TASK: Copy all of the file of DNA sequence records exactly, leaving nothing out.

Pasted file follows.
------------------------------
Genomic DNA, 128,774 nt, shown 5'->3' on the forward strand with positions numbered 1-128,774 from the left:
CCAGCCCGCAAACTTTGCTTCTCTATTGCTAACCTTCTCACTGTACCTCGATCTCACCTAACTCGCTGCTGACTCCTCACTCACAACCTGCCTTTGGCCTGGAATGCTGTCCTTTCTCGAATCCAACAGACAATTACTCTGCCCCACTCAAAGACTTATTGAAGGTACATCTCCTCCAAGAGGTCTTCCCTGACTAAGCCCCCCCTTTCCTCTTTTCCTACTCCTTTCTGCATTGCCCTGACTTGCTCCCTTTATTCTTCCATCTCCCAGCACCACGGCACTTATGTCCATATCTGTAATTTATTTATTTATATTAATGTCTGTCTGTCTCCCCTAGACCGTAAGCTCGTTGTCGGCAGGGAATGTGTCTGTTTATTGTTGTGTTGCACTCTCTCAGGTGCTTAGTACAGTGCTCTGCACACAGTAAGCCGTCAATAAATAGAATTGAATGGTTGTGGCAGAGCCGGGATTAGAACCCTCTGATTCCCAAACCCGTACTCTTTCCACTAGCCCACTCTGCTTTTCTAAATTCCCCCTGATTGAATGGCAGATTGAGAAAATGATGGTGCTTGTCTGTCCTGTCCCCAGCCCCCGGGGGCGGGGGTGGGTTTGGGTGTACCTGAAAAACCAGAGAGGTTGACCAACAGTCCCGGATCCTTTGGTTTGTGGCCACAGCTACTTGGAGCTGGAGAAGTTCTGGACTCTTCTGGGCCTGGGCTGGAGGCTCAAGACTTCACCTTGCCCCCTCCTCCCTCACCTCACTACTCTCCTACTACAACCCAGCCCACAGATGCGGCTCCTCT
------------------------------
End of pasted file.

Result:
Genomic DNA, 128,774 nt, shown 5'->3' on the forward strand with positions numbered 1-128,774 from the left:
CCAGCCCGCAAACTTTGCTTCTCTATTGCTAACCTTCTCACTGTACCTCGATCTCACCTAACTCGCTGCTGACTCCTCACTCACAACCTGCCTTTGGCCTGGAATGCTGTCCTTTCTCGAATCCAACAGACAATTACTCTGCCCCACTCAAAGACTTATTGAAGGTACATCTCCTCCAAGAGGTCTTCCCTGACTAAGCCCCCCCTTTCCTCTTTTCCTACTCCTTTCTGCATTGCCCTGACTTGCTCCCTTTATTCTTCCATCTCCCAGCACCACGGCACTTATGTCCATATCTGTAATTTATTTATTTATATTAATGTCTGTCTGTCTCCCCTAGACCGTAAGCTCGTTGTCGGCAGGGAATGTGTCTGTTTATTGTTGTGTTGCACTCTCTCAGGTGCTTAGTACAGTGCTCTGCACACAGTAAGCCGTCAATAAATAGAATTGAATGGTTGTGGCAGAGCCGGGATTAGAACCCTCTGATTCCCAAACCCGTACTCTTTCCACTAGCCCACTCTGCTTTTCTAAATTCCCCCTGATTGAATGGCAGATTGAGAAAATGATGGTGCTTGTCTGTCCTGTCCCCAGCCCCCGGGGGCGGGGGTGGGTTTGGGTGTACCTGAAAAACCAGAGAGGTTGACCAACAGTCCCGGATCCTTTGGTTTGTGGCCACAGCTACTTGGAGCTGGAGAAGTTCTGGACTCTTCTGGGCCTGGGCTGGAGGCTCAAGACTTCACCTTGCCCCCTCCTCCCTCACCTCACTACTCTCCTACTACAACCCAGCCCACAGATGCGGCTCCTCT